Elm-Leaved Sumach (Rhus coriaria)
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The leaves and bark are rich in tannin. The leaves can be collected as they fall in the autumn and used as a brown dye or as a mordant. The fruit and bark are also used. The leaves contain 20 – 35% tannin and yield a yellow dye.
The finely ground leaves and stems provide the dyeing and tanning agent ‘sumac'. The shoots are cut down annually, near to the root, for this purpose. A fawn colour, bordering on green, is obtained and this can be improved with the judicious use of mordants. The cultivar ‘Mesculino’ is very rich in tannin, containing up to 35%[46, 61].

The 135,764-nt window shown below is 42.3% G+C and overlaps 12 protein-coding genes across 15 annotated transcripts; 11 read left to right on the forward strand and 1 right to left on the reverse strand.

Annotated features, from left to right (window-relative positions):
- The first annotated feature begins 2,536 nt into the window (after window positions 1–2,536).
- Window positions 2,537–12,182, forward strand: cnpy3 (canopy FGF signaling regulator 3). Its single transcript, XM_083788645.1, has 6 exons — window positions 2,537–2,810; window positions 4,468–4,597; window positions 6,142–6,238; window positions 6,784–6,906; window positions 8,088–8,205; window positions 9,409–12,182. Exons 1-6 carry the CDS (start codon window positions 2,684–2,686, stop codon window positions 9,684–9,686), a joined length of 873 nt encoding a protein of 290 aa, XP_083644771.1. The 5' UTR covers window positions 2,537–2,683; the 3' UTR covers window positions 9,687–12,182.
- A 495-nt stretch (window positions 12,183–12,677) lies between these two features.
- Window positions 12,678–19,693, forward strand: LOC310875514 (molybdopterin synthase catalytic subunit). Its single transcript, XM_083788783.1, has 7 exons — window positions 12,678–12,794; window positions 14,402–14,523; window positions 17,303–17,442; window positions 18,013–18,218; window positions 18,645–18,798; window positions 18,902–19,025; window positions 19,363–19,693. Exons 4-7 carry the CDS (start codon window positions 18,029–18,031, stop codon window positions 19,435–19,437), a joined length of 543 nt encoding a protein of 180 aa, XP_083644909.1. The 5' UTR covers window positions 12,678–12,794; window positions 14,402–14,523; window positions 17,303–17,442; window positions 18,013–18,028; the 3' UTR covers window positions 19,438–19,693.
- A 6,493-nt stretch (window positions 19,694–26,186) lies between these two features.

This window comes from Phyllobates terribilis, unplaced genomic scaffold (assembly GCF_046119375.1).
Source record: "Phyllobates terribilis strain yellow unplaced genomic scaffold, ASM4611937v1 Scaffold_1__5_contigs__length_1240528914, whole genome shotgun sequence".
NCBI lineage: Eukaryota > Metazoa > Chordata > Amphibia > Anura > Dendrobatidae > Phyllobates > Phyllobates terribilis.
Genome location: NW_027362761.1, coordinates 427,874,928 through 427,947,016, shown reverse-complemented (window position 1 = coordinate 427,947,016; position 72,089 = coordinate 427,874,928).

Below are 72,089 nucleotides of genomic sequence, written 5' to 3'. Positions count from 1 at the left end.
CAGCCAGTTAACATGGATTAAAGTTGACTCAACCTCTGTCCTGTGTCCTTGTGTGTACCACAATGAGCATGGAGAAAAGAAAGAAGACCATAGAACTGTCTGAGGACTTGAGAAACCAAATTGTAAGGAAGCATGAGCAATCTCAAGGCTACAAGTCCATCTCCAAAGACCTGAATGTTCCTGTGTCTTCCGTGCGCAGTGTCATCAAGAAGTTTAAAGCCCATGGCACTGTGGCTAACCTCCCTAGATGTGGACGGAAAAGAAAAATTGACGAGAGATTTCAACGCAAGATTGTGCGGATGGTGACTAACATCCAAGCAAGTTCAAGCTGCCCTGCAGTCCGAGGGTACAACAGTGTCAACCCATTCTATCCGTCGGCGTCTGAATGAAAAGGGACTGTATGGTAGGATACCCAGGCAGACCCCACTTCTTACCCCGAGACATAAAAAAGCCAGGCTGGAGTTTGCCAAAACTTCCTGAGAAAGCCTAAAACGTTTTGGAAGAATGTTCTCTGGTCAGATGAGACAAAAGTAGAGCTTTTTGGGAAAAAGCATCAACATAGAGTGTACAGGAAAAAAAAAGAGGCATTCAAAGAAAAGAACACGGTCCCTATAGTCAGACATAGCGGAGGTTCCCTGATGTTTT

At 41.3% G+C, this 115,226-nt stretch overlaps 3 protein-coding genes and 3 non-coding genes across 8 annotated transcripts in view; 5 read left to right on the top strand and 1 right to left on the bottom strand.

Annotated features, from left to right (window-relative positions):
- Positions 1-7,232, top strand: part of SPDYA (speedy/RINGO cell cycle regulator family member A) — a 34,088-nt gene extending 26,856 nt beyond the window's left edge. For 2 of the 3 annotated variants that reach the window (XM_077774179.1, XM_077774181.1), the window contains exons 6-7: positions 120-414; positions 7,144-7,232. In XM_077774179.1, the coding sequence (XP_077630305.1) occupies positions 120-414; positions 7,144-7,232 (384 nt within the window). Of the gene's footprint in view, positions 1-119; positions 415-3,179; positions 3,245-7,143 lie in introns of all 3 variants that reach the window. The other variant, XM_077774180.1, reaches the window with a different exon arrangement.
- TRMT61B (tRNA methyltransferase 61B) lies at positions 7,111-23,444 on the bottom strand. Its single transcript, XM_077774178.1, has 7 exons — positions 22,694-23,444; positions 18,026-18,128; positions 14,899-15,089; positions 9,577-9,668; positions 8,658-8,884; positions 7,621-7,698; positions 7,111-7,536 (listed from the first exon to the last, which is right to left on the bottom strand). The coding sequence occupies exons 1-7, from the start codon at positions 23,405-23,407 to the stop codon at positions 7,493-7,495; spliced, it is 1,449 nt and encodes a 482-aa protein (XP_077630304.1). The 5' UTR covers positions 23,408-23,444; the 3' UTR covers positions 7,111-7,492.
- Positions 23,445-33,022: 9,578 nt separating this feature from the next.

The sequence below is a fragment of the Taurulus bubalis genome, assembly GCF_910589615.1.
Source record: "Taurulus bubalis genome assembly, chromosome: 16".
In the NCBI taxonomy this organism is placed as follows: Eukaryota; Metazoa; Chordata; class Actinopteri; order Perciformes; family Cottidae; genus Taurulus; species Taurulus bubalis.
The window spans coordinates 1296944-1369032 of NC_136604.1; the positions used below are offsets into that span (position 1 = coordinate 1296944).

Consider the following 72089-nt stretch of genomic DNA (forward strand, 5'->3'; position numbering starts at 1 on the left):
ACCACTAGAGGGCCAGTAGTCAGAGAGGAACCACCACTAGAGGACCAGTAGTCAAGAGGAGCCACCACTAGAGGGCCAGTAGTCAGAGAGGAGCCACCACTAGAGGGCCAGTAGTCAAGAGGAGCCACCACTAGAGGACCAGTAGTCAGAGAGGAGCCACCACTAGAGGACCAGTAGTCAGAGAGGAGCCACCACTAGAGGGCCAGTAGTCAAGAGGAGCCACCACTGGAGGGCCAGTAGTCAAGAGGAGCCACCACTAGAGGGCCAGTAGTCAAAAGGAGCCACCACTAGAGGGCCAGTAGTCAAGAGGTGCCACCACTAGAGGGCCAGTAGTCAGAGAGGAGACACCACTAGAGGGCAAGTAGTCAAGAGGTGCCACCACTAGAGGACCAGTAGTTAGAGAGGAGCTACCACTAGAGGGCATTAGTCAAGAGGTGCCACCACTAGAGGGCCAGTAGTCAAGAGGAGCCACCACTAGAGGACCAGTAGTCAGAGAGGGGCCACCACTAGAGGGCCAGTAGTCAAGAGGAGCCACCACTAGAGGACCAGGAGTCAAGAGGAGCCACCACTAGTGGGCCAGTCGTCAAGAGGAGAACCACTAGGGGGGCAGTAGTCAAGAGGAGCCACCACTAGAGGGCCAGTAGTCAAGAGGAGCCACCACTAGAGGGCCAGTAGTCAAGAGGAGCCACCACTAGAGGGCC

An oil is extracted from the seeds. It attains a tallow-like consistency on standing and is used to make candles. These burn brilliantly, though they emit a pungent smoke.
A black dye is obtained from the fruit[4, 14].
A yellow and a red dye are obtained from the bark.
Cultivation & Habitat
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